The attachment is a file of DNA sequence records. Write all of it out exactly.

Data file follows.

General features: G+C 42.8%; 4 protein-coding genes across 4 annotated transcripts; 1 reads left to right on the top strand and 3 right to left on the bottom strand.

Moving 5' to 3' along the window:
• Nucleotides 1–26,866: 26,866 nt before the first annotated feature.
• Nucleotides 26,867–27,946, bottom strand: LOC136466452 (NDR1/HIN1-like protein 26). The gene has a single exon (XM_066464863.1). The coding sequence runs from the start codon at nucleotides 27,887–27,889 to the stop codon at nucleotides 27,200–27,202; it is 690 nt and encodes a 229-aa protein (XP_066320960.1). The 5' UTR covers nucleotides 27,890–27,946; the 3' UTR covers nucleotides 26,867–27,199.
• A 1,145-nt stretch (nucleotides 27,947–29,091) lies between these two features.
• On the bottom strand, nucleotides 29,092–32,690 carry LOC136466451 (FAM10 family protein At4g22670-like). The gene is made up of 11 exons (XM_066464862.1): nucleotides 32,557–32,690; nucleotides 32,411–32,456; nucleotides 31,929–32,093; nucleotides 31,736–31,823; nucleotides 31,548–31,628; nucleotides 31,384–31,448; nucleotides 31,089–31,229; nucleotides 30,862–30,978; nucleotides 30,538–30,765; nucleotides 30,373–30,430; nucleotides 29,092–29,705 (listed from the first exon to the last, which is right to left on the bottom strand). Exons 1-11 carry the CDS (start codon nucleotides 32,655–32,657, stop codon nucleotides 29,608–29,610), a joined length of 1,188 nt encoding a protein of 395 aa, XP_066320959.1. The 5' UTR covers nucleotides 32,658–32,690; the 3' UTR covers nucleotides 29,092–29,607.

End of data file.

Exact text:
General features: G+C 42.8%; 4 protein-coding genes across 4 annotated transcripts; 1 reads left to right on the top strand and 3 right to left on the bottom strand.

Moving 5' to 3' along the window:
• Nucleotides 1–26,866: 26,866 nt before the first annotated feature.
• Nucleotides 26,867–27,946, bottom strand: LOC136466452 (NDR1/HIN1-like protein 26). The gene has a single exon (XM_066464863.1). The coding sequence runs from the start codon at nucleotides 27,887–27,889 to the stop codon at nucleotides 27,200–27,202; it is 690 nt and encodes a 229-aa protein (XP_066320960.1). The 5' UTR covers nucleotides 27,890–27,946; the 3' UTR covers nucleotides 26,867–27,199.
• A 1,145-nt stretch (nucleotides 27,947–29,091) lies between these two features.
• On the bottom strand, nucleotides 29,092–32,690 carry LOC136466451 (FAM10 family protein At4g22670-like). The gene is made up of 11 exons (XM_066464862.1): nucleotides 32,557–32,690; nucleotides 32,411–32,456; nucleotides 31,929–32,093; nucleotides 31,736–31,823; nucleotides 31,548–31,628; nucleotides 31,384–31,448; nucleotides 31,089–31,229; nucleotides 30,862–30,978; nucleotides 30,538–30,765; nucleotides 30,373–30,430; nucleotides 29,092–29,705 (listed from the first exon to the last, which is right to left on the bottom strand). Exons 1-11 carry the CDS (start codon nucleotides 32,655–32,657, stop codon nucleotides 29,608–29,610), a joined length of 1,188 nt encoding a protein of 395 aa, XP_066320959.1. The 5' UTR covers nucleotides 32,658–32,690; the 3' UTR covers nucleotides 29,092–29,607.